During my visit, I picked up some chocolate made locally fresh in Kansas City and purchased a shredded pork meal served on a large roll. The store also had an ample supply of locally ground pork and fresh bacon. Some of their other fine swine meal options include one of my favorites, the Cuban. Which is described on their website as “Of The Earth Farm roasted pork & house cured ham, house-made half sour pickles, swiss cheese & dijon mustard on a Le Monde Bakery baguette.” Another menu option is described as “Of The Earth Farm Berkshire pork sausage with house made sauerkraut on house made focaccia.” Sounds delicious!
Additionally, the store offers classes like making your own cheeses and making your own bacon. How can you not want to be a straight A student in classes like these?!
Until next time,
The Rieger Hotel Grill and Exchange, located at 1924 Main in Kansas City is, in my opinion, one of the coolest restaurants in the Kansas City area. The beautiful restaurant is in the lobby in a once very posh twenties era hotel. It’s been said that even famous gangster Al Capone was there at one time. My cousins and I ventured in just as the restaurant opened at 3:00 p.m. on a Tuesday. Since the place was fairly empty at this time of day, we got exceptionally phenomenal one-on-one service from the staff. Our server was obviously very passionate about the place and she shared with us many fascinating details of the historic location.
We learned that The Rieger Pork Soup takes as long as three days to create, as the flavorful pork confit takes a tremendous amount of time, skill and love to produce. Any meal that takes this much time to create is worth savoring! Some of the other pork menu items include a mini pork tenderloin, and Carolina style pork sliders served on a plank.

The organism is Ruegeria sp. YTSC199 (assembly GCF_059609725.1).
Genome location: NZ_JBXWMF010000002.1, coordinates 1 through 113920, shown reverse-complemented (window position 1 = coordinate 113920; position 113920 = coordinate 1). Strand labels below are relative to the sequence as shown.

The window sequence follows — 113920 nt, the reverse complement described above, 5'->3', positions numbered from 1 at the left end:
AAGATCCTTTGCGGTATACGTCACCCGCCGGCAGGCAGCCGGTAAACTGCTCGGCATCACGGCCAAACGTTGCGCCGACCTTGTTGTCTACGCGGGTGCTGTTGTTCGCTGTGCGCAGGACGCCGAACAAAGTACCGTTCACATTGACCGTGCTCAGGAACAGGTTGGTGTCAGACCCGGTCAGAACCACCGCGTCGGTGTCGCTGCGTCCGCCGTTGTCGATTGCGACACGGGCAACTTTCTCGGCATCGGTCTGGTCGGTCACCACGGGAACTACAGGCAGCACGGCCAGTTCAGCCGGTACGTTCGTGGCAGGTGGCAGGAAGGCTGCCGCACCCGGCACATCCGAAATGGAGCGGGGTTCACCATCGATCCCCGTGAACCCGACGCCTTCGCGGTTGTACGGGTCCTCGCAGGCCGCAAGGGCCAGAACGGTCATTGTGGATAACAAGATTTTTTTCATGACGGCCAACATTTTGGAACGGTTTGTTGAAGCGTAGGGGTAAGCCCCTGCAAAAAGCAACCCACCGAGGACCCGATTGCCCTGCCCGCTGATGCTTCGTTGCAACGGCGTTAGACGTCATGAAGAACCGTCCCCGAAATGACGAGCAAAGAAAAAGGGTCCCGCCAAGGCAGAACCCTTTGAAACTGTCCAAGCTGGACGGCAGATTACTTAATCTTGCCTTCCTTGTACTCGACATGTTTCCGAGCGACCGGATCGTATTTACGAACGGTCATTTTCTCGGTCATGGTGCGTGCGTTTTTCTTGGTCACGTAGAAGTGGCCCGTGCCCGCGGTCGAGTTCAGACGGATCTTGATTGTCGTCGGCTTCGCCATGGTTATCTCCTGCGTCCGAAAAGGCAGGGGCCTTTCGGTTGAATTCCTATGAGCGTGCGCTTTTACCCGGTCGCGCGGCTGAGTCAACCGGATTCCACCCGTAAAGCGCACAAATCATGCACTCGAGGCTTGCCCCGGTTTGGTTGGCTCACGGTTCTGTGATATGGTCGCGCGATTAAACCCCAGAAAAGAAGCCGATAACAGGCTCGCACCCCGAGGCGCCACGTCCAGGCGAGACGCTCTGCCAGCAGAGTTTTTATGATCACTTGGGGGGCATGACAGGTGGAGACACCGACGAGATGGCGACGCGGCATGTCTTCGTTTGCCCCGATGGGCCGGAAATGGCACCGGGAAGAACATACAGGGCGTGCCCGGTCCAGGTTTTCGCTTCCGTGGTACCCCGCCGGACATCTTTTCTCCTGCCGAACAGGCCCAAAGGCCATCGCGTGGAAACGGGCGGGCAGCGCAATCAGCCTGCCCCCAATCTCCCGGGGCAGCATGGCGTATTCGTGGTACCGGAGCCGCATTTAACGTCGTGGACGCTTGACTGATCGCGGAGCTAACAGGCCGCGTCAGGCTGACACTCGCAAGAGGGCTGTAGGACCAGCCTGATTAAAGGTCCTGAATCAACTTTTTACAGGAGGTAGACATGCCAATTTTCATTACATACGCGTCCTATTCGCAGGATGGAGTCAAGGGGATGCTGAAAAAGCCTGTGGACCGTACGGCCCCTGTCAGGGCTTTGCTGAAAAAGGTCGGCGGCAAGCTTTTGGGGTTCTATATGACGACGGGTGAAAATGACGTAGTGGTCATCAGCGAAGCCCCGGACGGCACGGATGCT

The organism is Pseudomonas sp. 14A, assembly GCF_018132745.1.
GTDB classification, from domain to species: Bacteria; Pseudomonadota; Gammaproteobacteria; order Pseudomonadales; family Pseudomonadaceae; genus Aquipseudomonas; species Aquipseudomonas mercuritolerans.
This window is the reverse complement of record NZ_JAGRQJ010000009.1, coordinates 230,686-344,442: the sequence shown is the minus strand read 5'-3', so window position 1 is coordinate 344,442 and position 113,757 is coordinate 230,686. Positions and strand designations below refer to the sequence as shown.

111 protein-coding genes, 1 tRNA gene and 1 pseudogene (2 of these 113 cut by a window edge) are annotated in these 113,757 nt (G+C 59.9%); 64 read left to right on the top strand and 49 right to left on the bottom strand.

The Reiger Hotel is also a great place for libations. In fact, they have their own brand of locally produced “Kansas City whiskey“. The basement of the historic building houses the very trendy and upscale Manifesto, a speakeasy style establishment.
I would recommend making date night reservations to both Manifesto and The Regier Hotel Grill and Exchange. Try the pork. I don’t believe you will go home disappointed.
Until next time,
In a big city with a small number of barbecue restaurants, only a few really stand out. Pig In Pig Out BBQ located at 1003 East 13th Street
in Wichita, KS is one of the good ones!
One of the reasons that this place is so good is because they are constantly honing their craft on the competition barbecue circuit, competing regularly in Kansas City Barbecue Society sanctioned contests. In fact, they have been competing since 1993, and opened the doors to their restaurant in 1996. Competition team owned barbecue restaurants are somewhat of a rarity outside of Kansas City, so finding one in Wichita is a real treat. You can see from their décor that they have had their share of successes, and as a contest judge, I can attest that Pig In Pig Out BBQ is above average. On my last visit I had delicious ribs and pulled pork.
They are open Tuesday – Friday 11:00 am – 7:00 pm,
and Saturday 11:00 am – 5:00 pm, and according to their website have been voted the best in Wichita. They are certainly one of my top picks in Wichita. Are they the best? I would encourage you to check them out and decide for yourself.
Until next time,